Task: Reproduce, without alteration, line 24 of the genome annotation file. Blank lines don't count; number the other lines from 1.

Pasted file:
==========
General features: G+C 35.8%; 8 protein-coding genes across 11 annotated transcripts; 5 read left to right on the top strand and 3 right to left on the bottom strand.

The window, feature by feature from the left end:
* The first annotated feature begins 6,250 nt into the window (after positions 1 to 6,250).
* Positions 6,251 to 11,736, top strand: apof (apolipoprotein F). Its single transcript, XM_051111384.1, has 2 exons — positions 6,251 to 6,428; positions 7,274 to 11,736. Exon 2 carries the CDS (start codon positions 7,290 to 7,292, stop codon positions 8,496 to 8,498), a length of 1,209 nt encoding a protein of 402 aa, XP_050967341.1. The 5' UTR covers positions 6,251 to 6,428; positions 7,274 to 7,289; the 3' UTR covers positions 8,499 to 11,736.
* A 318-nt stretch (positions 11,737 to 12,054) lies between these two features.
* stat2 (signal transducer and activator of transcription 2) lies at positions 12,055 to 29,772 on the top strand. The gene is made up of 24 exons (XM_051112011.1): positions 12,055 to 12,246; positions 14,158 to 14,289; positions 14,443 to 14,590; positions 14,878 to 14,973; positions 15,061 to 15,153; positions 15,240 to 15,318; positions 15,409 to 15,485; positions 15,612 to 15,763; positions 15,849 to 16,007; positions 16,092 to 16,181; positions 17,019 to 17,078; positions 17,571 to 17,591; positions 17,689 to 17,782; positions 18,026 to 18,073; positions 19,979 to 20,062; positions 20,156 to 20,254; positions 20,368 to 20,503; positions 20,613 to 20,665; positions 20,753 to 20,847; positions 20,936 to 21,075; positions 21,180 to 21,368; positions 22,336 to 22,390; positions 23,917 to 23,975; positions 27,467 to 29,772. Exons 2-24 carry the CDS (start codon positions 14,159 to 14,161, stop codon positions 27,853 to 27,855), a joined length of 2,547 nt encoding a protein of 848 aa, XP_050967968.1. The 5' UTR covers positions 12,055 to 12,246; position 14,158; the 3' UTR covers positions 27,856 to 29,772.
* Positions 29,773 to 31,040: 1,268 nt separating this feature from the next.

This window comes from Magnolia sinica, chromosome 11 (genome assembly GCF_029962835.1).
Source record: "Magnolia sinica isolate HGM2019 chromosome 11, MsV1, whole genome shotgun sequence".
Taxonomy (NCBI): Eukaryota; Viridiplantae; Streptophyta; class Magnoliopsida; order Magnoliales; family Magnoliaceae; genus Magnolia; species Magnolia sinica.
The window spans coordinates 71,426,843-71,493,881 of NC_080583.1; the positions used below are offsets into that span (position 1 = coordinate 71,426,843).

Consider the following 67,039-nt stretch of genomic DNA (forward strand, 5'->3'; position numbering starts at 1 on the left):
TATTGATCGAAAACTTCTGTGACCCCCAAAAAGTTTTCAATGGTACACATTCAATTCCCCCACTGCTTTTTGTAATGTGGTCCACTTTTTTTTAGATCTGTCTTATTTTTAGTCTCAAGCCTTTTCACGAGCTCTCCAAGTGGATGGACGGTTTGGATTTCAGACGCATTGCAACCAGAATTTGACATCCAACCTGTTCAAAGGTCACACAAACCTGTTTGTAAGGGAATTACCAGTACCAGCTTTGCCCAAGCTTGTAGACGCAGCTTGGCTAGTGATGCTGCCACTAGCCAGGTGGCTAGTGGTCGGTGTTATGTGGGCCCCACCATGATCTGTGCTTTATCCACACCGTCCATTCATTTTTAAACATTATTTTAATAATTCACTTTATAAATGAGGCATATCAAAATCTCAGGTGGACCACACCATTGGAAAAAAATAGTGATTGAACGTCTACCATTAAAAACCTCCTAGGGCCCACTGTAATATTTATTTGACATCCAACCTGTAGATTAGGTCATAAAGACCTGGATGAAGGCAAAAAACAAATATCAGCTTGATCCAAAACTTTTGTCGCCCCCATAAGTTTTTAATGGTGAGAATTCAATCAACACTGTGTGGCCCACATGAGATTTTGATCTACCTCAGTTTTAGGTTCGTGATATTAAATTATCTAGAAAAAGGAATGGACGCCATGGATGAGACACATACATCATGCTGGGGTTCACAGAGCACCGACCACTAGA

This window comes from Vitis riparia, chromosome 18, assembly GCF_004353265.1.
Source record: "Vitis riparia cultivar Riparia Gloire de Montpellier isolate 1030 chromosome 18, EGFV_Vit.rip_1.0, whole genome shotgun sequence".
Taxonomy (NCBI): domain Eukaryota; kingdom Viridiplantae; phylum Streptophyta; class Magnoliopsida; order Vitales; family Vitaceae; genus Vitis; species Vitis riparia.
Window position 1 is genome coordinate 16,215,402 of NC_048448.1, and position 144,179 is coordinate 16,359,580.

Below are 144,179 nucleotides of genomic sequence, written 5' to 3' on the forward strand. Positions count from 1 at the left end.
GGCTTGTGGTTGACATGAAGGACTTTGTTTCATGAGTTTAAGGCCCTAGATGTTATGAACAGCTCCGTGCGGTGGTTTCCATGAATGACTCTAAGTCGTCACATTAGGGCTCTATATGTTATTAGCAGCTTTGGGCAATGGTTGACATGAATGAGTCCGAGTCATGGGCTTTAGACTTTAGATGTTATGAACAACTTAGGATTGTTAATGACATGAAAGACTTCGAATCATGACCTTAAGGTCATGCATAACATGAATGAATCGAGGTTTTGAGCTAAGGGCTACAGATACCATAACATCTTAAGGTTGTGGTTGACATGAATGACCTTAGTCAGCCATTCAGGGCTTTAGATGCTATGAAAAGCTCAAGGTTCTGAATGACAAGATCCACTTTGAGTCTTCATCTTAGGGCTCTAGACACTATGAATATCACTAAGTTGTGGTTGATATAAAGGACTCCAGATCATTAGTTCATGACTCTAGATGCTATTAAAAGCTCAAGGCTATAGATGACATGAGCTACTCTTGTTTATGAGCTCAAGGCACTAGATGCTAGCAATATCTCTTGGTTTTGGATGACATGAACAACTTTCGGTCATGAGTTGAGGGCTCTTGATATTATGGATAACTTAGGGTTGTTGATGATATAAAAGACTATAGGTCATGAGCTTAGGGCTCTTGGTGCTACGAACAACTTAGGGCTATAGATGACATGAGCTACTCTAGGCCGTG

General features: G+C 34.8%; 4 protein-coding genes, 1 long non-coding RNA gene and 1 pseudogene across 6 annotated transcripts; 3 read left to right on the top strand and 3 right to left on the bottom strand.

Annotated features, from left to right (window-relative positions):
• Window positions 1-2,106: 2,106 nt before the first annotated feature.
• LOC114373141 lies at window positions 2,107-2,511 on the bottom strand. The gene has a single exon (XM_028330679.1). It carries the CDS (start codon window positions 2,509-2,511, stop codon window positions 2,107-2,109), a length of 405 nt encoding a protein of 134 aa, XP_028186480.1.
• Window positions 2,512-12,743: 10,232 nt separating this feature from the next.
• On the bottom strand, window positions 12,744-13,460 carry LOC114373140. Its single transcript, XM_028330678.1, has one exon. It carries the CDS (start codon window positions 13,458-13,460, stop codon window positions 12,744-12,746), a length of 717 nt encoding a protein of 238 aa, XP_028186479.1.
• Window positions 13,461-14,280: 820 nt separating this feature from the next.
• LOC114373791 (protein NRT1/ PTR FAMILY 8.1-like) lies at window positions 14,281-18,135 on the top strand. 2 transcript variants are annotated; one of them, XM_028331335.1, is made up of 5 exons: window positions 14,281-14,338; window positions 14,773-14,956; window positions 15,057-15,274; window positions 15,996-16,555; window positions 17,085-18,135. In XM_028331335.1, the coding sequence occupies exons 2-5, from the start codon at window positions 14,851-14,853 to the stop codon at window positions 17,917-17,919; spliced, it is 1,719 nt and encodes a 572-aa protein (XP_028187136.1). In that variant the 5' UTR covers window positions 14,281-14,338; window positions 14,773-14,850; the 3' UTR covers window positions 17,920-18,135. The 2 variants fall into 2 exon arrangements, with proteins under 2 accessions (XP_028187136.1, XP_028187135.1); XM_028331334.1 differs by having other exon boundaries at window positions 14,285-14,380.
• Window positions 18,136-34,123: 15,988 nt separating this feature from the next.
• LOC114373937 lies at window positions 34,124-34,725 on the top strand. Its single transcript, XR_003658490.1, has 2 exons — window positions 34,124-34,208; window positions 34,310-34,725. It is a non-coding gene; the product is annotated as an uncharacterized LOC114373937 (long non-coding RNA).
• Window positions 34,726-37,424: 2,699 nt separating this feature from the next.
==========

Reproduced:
• Window positions 2,512-12,743: 10,232 nt separating this feature from the next.